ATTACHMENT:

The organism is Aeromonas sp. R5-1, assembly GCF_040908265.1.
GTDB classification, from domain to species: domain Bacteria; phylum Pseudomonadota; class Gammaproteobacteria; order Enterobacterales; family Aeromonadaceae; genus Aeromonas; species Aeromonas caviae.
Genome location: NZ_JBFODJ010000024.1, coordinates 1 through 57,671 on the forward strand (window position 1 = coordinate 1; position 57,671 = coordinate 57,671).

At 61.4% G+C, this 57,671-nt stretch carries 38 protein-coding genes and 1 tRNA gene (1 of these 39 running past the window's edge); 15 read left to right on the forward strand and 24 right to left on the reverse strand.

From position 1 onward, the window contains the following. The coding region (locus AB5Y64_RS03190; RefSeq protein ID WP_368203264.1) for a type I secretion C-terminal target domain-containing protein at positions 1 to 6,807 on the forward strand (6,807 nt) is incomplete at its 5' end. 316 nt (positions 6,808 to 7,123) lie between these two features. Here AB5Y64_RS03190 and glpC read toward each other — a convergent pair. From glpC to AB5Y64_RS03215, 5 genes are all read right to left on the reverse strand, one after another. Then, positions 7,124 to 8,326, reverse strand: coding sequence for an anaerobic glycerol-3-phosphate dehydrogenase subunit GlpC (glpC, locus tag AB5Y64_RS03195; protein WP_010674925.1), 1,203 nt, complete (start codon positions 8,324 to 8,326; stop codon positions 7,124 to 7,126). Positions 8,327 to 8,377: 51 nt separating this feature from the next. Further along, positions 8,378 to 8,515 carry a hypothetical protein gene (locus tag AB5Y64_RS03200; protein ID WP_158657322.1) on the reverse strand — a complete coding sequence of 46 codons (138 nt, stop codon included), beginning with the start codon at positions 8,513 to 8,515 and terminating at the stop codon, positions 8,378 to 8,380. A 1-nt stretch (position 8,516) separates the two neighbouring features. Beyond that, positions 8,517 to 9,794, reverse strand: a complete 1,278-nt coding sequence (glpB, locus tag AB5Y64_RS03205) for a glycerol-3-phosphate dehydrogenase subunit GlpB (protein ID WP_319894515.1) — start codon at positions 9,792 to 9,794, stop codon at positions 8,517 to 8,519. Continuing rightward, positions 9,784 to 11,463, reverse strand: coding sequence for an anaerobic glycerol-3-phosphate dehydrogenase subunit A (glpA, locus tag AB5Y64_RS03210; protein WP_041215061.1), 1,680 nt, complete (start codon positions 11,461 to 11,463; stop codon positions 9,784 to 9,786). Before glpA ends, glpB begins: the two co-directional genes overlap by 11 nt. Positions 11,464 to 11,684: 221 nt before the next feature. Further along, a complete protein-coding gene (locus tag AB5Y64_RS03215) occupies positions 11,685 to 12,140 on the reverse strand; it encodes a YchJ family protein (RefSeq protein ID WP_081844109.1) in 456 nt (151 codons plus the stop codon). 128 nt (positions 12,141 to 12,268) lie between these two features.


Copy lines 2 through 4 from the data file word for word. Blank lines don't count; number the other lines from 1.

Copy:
GTDB classification, from domain to species: domain Bacteria; phylum Pseudomonadota; class Gammaproteobacteria; order Enterobacterales; family Aeromonadaceae; genus Aeromonas; species Aeromonas caviae.
Genome location: NZ_JBFODJ010000024.1, coordinates 1 through 57,671 on the forward strand (window position 1 = coordinate 1; position 57,671 = coordinate 57,671).

At 61.4% G+C, this 57,671-nt stretch carries 38 protein-coding genes and 1 tRNA gene (1 of these 39 running past the window's edge); 15 read left to right on the forward strand and 24 right to left on the reverse strand.